Bradford quits as Emap manager - Business News - Business - The Independent

Bradford quits as Emap manager

The Beleaguered publishing group Emap, which is owned by Guardian Media Group (GMG) and the private equity company Apax Partners, has been hit by the departure of one of its senior managers, after just a year.

Neil Bradford, who was co-chief executive of Emap Data and Insight, has quit the group. This comes a week after it emerged that Apax had written its investment in Emap down to zero.

The chief executive, David Gilbertson, confirmed that Mr Bradford had left to pursue interests in the private equity industry. Mr Gilbertson has taken over his duties, and is reviewing the role and whether to appoint a replacement. The Data and Insight Business, which is one of four divisions at Emap, provides research and analysis for its clients.

Mr Bradford was appointed last year to head Emap's online fashion site, WGSN.com. The World Global Style Network was set up by Marc and Julian Worth in 1997 and bought by Emap in 2005 for £140m. The site generated £35m last year through its subscription model, and proved one of the standout performers in Emap's business-to-business division.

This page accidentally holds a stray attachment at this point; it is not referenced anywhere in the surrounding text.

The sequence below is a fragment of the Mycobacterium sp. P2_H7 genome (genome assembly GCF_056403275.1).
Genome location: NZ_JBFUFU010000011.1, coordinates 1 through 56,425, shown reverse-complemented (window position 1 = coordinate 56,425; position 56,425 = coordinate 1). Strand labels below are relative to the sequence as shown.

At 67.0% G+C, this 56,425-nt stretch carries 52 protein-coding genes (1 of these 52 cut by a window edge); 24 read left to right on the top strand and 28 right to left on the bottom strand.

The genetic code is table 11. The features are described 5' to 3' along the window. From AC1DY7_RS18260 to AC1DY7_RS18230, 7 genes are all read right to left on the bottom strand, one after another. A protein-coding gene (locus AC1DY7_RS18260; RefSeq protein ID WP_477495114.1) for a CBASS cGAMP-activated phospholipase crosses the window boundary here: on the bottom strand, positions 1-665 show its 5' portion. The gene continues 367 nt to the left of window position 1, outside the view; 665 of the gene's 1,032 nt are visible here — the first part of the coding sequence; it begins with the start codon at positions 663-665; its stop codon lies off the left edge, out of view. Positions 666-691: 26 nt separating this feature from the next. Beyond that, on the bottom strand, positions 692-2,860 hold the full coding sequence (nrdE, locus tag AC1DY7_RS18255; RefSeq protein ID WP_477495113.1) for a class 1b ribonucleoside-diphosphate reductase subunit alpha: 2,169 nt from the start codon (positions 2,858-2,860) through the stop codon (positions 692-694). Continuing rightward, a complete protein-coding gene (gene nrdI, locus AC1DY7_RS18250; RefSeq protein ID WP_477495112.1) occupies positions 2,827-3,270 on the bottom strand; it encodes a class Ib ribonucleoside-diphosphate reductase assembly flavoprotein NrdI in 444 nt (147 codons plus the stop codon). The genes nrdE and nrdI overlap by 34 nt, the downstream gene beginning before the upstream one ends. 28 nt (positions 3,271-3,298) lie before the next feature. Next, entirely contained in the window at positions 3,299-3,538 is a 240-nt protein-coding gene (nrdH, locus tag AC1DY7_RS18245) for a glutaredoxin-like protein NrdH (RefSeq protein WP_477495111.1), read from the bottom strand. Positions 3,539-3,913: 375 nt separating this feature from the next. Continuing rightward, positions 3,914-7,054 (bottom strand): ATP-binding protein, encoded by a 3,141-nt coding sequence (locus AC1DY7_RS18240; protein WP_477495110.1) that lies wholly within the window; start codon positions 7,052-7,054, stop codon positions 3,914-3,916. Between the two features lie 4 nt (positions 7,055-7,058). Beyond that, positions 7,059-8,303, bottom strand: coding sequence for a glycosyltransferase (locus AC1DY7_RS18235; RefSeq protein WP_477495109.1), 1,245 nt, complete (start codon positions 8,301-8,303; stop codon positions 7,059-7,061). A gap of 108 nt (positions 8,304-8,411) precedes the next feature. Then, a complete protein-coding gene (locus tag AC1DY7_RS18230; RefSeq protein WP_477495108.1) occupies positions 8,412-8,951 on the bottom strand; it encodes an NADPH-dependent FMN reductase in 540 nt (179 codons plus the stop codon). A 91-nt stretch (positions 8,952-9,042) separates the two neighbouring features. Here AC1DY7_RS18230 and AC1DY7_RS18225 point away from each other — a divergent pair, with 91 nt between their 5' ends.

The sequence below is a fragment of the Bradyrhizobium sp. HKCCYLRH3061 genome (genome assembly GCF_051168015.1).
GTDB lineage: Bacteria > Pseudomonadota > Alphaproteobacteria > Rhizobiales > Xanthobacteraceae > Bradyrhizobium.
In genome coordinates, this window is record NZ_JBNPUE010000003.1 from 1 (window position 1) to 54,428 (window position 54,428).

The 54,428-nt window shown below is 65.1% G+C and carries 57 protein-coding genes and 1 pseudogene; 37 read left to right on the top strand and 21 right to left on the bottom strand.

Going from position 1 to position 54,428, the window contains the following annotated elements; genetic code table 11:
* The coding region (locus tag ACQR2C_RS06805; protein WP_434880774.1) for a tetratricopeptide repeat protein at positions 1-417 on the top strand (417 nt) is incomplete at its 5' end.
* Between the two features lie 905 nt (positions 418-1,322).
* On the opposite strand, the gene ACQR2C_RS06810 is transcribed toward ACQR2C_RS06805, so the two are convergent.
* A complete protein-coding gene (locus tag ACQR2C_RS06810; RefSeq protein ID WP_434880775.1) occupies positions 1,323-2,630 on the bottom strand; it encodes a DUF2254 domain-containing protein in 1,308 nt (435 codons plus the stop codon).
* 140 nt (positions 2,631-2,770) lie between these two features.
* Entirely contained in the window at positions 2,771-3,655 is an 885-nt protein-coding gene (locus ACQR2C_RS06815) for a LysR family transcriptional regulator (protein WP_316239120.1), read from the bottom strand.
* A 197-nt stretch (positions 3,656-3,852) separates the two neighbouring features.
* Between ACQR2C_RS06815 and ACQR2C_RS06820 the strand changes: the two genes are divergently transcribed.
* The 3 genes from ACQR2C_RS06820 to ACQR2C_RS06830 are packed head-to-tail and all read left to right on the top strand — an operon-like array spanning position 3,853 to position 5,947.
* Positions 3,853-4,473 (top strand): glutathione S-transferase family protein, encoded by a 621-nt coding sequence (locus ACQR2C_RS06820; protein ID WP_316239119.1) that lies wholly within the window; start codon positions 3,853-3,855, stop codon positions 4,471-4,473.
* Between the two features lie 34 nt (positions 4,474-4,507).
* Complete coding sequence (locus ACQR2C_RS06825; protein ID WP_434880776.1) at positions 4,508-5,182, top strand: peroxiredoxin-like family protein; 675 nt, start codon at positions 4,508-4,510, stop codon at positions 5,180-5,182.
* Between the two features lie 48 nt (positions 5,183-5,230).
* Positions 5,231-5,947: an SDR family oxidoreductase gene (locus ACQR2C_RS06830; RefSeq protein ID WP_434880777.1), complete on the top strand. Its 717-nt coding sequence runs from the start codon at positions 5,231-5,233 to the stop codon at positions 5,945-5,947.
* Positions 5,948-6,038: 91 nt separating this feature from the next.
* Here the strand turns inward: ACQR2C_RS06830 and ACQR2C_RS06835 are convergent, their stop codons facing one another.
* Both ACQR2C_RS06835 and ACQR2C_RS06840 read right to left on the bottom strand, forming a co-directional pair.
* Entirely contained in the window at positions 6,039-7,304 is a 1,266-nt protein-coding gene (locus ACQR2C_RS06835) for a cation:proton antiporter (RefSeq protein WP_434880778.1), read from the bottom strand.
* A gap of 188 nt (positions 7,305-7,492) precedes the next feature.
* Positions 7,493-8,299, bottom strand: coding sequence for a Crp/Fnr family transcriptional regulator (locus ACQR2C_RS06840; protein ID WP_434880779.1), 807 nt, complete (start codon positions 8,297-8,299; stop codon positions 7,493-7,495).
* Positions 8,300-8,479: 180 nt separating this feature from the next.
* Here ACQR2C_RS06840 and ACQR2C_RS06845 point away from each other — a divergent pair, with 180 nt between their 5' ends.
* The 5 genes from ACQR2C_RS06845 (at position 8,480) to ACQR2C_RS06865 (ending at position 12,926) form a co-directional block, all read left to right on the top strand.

The co-chief executive Rupert Keane, responsible for the rest of the division, remains at the company.

Mr Bradford worked as a consultant for McKinsey before setting up his own company, Fletcher Research, in 1997. He followed the business when it was bought by Forrester, leaving to set up the IT group OrderWork in 2006.

Emap has suffered in the downturn in line with much of the media industry. The group has cut jobs and seen the value of its portfolio plunge. Apax and GMG bought the group, which was the original Emap's business-to-business arm, for £1bn less than two years ago.

Apax has written down its investment in Emap to nothing, the buyout firm told investors earlier this year. Private equity companies regularly have to value their assets at current market value, even if they have no intention of selling. Mr Gilbertson said the valuation had no bearing on the company. "It simply observes the value if the investors were to sell up now, which is not the case. Both investors remain very supportive."

"The change in market valuation is a reflection of what has happened externally. We actually grew profitability last year," he added.

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